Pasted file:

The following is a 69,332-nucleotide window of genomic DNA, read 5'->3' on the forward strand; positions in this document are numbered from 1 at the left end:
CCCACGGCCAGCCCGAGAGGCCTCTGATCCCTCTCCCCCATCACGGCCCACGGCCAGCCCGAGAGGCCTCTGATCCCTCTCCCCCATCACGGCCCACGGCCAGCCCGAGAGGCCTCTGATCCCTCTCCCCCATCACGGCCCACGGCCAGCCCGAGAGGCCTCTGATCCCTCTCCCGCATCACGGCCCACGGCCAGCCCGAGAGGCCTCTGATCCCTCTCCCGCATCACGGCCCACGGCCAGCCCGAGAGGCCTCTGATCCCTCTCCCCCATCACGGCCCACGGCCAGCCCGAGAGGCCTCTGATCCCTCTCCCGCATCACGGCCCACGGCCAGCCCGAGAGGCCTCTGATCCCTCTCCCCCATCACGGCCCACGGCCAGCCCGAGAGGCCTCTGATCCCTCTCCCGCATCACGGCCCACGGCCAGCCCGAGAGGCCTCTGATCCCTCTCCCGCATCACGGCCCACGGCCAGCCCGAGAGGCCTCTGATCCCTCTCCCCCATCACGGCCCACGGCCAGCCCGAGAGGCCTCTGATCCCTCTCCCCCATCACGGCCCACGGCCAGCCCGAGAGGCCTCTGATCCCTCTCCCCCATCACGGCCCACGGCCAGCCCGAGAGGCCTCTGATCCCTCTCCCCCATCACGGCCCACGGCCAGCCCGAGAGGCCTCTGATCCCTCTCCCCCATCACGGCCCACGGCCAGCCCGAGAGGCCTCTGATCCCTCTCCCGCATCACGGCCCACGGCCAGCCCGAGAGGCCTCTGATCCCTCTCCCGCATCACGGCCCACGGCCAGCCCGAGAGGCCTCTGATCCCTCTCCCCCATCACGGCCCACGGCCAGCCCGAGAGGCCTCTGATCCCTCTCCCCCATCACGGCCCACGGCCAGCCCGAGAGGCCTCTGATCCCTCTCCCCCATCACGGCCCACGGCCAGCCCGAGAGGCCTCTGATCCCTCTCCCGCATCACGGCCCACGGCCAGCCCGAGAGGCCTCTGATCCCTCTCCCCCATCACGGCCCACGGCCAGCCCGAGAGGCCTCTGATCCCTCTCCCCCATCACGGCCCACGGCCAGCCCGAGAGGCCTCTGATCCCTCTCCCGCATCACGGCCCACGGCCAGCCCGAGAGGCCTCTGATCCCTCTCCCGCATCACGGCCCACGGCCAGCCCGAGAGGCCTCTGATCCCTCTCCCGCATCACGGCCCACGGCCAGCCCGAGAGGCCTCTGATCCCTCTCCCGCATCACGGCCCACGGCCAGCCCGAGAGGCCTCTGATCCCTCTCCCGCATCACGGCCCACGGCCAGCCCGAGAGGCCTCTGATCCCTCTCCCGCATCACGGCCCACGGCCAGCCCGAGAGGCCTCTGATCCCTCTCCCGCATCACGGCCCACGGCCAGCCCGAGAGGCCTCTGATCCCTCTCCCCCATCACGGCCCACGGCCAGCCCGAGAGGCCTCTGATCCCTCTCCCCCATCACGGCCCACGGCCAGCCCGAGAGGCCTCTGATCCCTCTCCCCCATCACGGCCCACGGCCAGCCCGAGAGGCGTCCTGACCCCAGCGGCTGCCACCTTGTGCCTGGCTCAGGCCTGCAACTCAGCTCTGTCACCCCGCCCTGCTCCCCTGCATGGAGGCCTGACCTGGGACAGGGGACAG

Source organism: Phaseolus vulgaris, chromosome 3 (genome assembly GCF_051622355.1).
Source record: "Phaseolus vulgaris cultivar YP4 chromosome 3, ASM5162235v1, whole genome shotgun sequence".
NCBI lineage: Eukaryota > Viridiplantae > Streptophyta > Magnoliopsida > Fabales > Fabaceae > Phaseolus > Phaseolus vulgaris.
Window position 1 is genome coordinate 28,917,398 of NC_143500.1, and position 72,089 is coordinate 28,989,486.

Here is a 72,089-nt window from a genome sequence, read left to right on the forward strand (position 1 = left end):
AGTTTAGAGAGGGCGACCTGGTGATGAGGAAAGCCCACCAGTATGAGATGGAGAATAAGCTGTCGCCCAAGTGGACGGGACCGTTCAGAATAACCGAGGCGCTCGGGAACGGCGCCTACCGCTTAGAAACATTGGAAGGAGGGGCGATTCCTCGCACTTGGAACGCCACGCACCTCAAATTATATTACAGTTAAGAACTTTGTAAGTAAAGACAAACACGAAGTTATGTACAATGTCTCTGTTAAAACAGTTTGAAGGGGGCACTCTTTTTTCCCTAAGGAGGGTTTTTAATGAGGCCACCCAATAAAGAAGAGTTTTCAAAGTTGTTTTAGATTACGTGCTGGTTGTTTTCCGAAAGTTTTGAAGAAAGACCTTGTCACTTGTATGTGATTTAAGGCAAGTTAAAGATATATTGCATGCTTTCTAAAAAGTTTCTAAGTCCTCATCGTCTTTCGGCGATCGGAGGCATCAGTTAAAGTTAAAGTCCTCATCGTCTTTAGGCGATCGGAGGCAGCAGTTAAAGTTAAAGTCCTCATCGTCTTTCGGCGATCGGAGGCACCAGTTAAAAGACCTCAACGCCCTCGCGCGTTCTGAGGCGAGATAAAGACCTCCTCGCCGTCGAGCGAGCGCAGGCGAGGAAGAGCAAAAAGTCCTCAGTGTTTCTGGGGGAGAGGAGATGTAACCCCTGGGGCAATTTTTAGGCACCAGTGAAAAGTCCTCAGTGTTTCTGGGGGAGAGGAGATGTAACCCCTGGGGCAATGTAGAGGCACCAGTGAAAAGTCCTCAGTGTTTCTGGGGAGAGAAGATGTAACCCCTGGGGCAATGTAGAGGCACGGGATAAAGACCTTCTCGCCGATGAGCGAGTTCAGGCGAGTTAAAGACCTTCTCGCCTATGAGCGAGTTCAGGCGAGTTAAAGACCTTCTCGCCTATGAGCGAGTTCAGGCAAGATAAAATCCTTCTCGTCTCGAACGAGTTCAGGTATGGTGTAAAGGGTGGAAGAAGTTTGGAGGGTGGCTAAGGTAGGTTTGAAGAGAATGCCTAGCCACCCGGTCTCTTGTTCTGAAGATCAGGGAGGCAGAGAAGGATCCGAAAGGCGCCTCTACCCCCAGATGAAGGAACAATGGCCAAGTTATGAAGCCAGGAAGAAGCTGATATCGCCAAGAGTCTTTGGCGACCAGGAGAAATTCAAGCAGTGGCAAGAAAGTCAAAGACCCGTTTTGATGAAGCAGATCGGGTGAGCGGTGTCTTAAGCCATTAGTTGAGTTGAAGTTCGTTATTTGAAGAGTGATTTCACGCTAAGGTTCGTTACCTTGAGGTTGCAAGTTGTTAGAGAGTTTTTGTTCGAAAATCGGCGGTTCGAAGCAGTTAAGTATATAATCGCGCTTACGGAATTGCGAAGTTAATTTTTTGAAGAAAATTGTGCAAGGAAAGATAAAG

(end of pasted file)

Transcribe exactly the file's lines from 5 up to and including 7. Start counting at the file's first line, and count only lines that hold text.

NCBI lineage: Eukaryota > Viridiplantae > Streptophyta > Magnoliopsida > Fabales > Fabaceae > Phaseolus > Phaseolus vulgaris.
Window position 1 is genome coordinate 28,917,398 of NC_143500.1, and position 72,089 is coordinate 28,989,486.

Here is a 72,089-nt window from a genome sequence, read left to right on the forward strand (position 1 = left end):